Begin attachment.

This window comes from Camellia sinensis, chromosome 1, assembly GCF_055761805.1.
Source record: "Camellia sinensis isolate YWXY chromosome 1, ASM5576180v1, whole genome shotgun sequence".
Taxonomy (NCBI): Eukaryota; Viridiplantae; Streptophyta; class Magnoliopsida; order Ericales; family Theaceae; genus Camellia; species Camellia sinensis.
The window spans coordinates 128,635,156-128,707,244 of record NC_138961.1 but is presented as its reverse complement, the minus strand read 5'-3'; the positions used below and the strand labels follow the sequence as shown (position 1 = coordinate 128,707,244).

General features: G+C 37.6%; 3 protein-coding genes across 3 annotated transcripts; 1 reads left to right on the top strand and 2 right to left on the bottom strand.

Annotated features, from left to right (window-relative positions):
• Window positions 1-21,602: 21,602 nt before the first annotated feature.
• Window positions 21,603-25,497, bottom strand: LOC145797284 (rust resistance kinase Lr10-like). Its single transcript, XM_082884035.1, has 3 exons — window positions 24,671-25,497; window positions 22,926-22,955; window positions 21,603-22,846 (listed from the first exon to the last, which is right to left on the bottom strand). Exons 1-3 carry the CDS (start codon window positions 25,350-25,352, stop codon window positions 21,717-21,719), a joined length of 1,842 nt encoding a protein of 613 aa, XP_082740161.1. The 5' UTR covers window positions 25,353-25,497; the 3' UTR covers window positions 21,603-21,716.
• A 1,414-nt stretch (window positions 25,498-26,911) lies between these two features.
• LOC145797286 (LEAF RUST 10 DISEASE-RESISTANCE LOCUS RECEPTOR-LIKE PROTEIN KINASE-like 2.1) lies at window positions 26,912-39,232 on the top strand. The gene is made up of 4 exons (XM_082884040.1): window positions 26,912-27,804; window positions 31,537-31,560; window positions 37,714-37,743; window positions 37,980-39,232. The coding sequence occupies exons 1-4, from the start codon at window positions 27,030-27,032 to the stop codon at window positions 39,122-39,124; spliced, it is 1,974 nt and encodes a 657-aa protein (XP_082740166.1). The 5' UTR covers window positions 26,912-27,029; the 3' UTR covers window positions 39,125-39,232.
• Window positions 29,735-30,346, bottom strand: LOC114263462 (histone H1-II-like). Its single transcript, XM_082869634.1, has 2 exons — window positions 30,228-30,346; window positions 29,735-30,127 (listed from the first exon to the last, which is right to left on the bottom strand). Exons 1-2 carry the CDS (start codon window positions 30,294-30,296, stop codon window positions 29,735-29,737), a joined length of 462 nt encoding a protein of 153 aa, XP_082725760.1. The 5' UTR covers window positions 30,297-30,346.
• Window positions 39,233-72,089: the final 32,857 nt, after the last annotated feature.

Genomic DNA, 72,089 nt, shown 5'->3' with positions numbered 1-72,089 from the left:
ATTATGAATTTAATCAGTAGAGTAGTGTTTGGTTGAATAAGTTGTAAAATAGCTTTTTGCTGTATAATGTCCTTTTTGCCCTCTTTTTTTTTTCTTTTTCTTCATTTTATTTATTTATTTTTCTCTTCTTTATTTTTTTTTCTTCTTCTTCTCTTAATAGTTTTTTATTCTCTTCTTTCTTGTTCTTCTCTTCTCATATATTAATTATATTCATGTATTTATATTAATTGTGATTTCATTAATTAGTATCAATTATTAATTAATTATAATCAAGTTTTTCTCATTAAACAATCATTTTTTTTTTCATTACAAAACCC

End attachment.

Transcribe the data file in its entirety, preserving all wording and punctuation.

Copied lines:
This window comes from Camellia sinensis, chromosome 1, assembly GCF_055761805.1.
Source record: "Camellia sinensis isolate YWXY chromosome 1, ASM5576180v1, whole genome shotgun sequence".
Taxonomy (NCBI): Eukaryota; Viridiplantae; Streptophyta; class Magnoliopsida; order Ericales; family Theaceae; genus Camellia; species Camellia sinensis.
The window spans coordinates 128,635,156-128,707,244 of record NC_138961.1 but is presented as its reverse complement, the minus strand read 5'-3'; the positions used below and the strand labels follow the sequence as shown (position 1 = coordinate 128,707,244).

General features: G+C 37.6%; 3 protein-coding genes across 3 annotated transcripts; 1 reads left to right on the top strand and 2 right to left on the bottom strand.

Annotated features, from left to right (window-relative positions):
• Window positions 1-21,602: 21,602 nt before the first annotated feature.
• Window positions 21,603-25,497, bottom strand: LOC145797284 (rust resistance kinase Lr10-like). Its single transcript, XM_082884035.1, has 3 exons — window positions 24,671-25,497; window positions 22,926-22,955; window positions 21,603-22,846 (listed from the first exon to the last, which is right to left on the bottom strand). Exons 1-3 carry the CDS (start codon window positions 25,350-25,352, stop codon window positions 21,717-21,719), a joined length of 1,842 nt encoding a protein of 613 aa, XP_082740161.1. The 5' UTR covers window positions 25,353-25,497; the 3' UTR covers window positions 21,603-21,716.
• A 1,414-nt stretch (window positions 25,498-26,911) lies between these two features.
• LOC145797286 (LEAF RUST 10 DISEASE-RESISTANCE LOCUS RECEPTOR-LIKE PROTEIN KINASE-like 2.1) lies at window positions 26,912-39,232 on the top strand. The gene is made up of 4 exons (XM_082884040.1): window positions 26,912-27,804; window positions 31,537-31,560; window positions 37,714-37,743; window positions 37,980-39,232. The coding sequence occupies exons 1-4, from the start codon at window positions 27,030-27,032 to the stop codon at window positions 39,122-39,124; spliced, it is 1,974 nt and encodes a 657-aa protein (XP_082740166.1). The 5' UTR covers window positions 26,912-27,029; the 3' UTR covers window positions 39,125-39,232.
• Window positions 29,735-30,346, bottom strand: LOC114263462 (histone H1-II-like). Its single transcript, XM_082869634.1, has 2 exons — window positions 30,228-30,346; window positions 29,735-30,127 (listed from the first exon to the last, which is right to left on the bottom strand). Exons 1-2 carry the CDS (start codon window positions 30,294-30,296, stop codon window positions 29,735-29,737), a joined length of 462 nt encoding a protein of 153 aa, XP_082725760.1. The 5' UTR covers window positions 30,297-30,346.
• Window positions 39,233-72,089: the final 32,857 nt, after the last annotated feature.

Genomic DNA, 72,089 nt, shown 5'->3' with positions numbered 1-72,089 from the left:
ATTATGAATTTAATCAGTAGAGTAGTGTTTGGTTGAATAAGTTGTAAAATAGCTTTTTGCTGTATAATGTCCTTTTTGCCCTCTTTTTTTTTTCTTTTTCTTCATTTTATTTATTTATTTTTCTCTTCTTTATTTTTTTTTCTTCTTCTTCTCTTAATAGTTTTTTATTCTCTTCTTTCTTGTTCTTCTCTTCTCATATATTAATTATATTCATGTATTTATATTAATTGTGATTTCATTAATTAGTATCAATTATTAATTAATTATAATCAAGTTTTTCTCATTAAACAATCATTTTTTTTTTCATTACAAAACCC